The world is chaotic, Tom says, because we just keep adding things on. From martech, to passwords, to streaming platforms and TV, things are added on top of things, to keep up with the pressure of 'progress' - even when it's really not needed, or makes CX worse.
“We Generally treat technology like something to swallow”.
It's treated as a necessity, not something to get excited about. We treat it like “I guess we should have an email address, fuck. Just do some chatbot thing”. We have to get a lot more excited about technology, says Tom.
We tend to just replicate things. For example, in the Metaverse, customers can just go to a store, that looks like a really $hit grocery store, and you can pick things up. It's just popping to Tesco's, but you might also have a pair of wings.
Tech can change everything. But think beyond the novelty
Tom gives the example of the elevator. The elevator allowed for entire cities to be constructed, and the world changed very quickly because of something quite boring.
Electricity, when it was invented, was very exciting. But they didn’t really know what to do with it. Some of the first use cases were Christmas tree lights. It could only really be used as normal lights by very rich people who could afford them, and they had servants to light their lamps anyway.
Only way tech changed lives is when we created new things for the world of technology. Think the radio, the VCR, the tv set, the electric heater. When we build necessary upgrades around a new technology, big things happen. A world of adaptation, a legacy of taking things they used to do, and improving.
Re-think and Re-make
Now, we get to re-think and re-make the world we wanted. But to do that, we need to look at a few things that matter.
- Battle between companies – this is the start-up companies vs legacy, both of which are held to very different standards. The question is - can the tech companies get good at the industry they’re in, before the legacy companies get good at technology.
- Lines are blurring everywhere. This is between the distinction of offline and online. Ordinary people have no idea where that line is. There's a smash together of screens that bring us stuff, and stuff that brings us to screens. Everything in the world becomes something we can buy, usually with a couple of taps. The whole world is a storefront.
- Spoiled consumers. There is an overwhelming expectation that things will be delivered for free, quickly, can be sent back, with no awkwardness. Tom remembered when it used to feel like you were going to court. So, all of the is creating problems for profitability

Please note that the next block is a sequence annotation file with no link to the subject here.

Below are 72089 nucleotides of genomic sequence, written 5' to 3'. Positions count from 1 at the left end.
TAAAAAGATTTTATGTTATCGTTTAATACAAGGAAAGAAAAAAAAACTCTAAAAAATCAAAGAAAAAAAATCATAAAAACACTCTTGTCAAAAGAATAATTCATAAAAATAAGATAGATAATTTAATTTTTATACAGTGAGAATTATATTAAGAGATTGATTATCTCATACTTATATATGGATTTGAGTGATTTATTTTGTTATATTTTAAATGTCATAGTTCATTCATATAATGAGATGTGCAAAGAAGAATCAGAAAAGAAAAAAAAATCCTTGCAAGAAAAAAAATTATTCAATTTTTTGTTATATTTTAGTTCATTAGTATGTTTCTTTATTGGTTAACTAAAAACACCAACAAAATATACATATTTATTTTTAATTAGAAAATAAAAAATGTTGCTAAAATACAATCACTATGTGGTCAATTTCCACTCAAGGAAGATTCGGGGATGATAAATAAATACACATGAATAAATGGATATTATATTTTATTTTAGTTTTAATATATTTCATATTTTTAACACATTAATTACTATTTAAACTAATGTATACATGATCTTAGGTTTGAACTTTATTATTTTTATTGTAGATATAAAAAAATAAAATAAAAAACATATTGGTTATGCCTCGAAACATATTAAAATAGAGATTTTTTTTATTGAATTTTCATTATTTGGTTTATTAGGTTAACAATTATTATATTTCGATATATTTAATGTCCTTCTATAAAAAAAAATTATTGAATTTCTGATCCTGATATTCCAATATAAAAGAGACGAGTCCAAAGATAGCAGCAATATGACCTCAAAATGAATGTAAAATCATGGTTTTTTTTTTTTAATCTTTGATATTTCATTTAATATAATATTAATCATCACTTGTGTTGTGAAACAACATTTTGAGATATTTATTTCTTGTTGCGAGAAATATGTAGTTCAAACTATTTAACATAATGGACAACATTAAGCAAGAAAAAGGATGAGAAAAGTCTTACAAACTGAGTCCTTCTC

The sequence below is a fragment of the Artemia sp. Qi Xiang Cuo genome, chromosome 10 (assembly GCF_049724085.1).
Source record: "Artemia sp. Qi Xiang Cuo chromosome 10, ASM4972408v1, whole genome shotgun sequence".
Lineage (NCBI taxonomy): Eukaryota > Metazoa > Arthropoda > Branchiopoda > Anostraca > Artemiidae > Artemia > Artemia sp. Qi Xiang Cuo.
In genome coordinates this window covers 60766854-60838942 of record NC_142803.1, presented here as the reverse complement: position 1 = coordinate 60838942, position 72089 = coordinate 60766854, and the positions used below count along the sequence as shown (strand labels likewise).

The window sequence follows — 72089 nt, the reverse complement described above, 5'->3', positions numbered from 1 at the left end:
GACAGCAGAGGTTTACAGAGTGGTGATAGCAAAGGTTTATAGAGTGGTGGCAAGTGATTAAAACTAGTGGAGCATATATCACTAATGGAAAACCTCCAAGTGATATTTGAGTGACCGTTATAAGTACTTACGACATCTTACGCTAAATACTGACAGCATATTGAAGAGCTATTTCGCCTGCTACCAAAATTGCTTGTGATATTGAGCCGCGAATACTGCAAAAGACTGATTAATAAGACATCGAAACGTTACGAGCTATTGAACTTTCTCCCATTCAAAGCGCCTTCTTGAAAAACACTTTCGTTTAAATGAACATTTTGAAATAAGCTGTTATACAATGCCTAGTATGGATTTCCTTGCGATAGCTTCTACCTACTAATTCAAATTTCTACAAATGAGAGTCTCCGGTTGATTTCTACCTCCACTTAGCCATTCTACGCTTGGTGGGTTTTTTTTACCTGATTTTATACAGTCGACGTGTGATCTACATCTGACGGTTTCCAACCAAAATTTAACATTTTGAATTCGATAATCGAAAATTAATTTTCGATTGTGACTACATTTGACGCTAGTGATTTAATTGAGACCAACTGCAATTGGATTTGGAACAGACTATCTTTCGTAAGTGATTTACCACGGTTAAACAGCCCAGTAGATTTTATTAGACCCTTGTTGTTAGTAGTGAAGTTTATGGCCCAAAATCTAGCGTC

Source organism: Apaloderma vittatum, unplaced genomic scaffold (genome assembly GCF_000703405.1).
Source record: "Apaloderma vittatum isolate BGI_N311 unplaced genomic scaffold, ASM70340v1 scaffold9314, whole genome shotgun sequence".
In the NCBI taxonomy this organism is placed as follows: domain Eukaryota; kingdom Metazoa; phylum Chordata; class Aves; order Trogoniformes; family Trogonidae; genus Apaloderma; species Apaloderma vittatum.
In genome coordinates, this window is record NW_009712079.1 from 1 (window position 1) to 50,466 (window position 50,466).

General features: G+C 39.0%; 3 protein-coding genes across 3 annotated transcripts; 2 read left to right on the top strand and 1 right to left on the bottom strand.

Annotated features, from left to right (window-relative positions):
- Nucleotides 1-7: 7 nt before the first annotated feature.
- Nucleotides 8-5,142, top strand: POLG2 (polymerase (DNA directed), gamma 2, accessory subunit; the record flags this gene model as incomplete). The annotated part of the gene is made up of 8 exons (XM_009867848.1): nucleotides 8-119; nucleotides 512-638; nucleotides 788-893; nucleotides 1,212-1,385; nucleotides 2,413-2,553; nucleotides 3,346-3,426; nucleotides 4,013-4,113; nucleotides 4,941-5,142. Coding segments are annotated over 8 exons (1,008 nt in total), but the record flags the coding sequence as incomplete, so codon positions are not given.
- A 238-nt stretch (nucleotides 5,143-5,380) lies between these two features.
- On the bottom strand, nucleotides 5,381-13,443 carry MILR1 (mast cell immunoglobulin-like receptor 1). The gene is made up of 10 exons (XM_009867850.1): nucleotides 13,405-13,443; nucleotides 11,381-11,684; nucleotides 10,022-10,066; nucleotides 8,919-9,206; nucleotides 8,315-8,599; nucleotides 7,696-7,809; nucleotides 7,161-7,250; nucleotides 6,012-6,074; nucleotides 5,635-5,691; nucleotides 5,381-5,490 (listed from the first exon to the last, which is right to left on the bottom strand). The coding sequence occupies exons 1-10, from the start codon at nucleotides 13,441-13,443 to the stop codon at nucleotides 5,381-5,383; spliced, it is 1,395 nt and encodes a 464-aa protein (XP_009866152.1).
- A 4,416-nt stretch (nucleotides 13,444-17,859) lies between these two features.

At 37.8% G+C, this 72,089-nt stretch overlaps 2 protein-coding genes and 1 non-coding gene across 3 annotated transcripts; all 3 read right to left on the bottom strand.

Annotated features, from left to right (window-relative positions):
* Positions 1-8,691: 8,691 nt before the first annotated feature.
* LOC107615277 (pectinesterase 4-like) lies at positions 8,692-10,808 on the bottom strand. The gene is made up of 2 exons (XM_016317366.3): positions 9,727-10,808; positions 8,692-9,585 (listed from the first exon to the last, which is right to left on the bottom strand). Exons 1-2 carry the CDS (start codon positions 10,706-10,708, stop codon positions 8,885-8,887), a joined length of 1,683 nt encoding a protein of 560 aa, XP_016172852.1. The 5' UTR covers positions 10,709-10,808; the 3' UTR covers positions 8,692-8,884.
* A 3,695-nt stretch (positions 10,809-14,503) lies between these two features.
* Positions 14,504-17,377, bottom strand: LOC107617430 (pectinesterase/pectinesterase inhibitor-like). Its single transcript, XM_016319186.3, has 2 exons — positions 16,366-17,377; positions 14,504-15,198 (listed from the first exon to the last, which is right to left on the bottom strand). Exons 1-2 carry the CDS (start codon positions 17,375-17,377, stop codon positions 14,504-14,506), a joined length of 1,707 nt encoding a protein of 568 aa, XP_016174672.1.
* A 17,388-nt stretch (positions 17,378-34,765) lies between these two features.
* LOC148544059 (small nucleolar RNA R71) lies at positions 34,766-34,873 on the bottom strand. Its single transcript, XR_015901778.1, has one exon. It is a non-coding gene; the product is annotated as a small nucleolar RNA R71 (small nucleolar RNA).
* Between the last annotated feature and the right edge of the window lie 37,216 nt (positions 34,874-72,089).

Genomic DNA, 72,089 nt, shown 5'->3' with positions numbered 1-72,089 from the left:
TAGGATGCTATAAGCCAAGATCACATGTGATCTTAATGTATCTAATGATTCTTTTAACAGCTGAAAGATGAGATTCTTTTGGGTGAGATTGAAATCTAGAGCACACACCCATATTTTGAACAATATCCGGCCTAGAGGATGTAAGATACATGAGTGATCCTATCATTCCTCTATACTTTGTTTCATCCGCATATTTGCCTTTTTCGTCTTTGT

- Screenification of the world. It is cheaper to buy a 42” tv and display an image, than get an image printed and framed. Everything is becoming screens, and these screens are all connected to the internet.
- This means the media environment becomes one of ecosystems. We need to think less about media channels, and more about consumer journeys. We now have more ways to interact with them, including voice, we now envelop people on a journey. And the more we can think holistically, about what parts of the messaging to send out at what time, how can we build up stories using sequential messaging, how can we connect with people in different contexts.
- Context. For so long media has been about channels, if you now think about it as contexts, which is much more interesting.
- Different shopping flows. A good example is Google Maps using the Uber and Bolt partnership. If you are thinking about advertising as a series of instructions, that’s pulling data from different places which is helpful, that's a good way to think about it. If you think about all the steps consumers make; being bored, looking at Google Maps, looking for a theatre, the availability that night, ordering an Uber to it, sharing that to a friend that they want to take, paying the money for the tickets, it's these kinds of customer flows to think about.
- New interfaces. As part of this moment where we haven’t been that excited about what we can do, we put up with quite bad design. So the value of design has never been more important.
There’s a feeling in the world that it’ll change when this new thing comes along. About 2 years ago, people were saying “oh, when we’ve got 5g, things will be different”, same with IoT, same with 3D printers. The reality is that there’s nothing on the horizon that’s going to change that much, that quickly.
The reality is that this thing in our pocket is the most exciting, most sophisticated device that we’ve ever had to do marketing. Would love to see a bit more urgency, a bit more imagination, a bit more ambition. And that’s why he created his company – a great time to re-think what we do, and how we do it, and get proud of what we accomplish.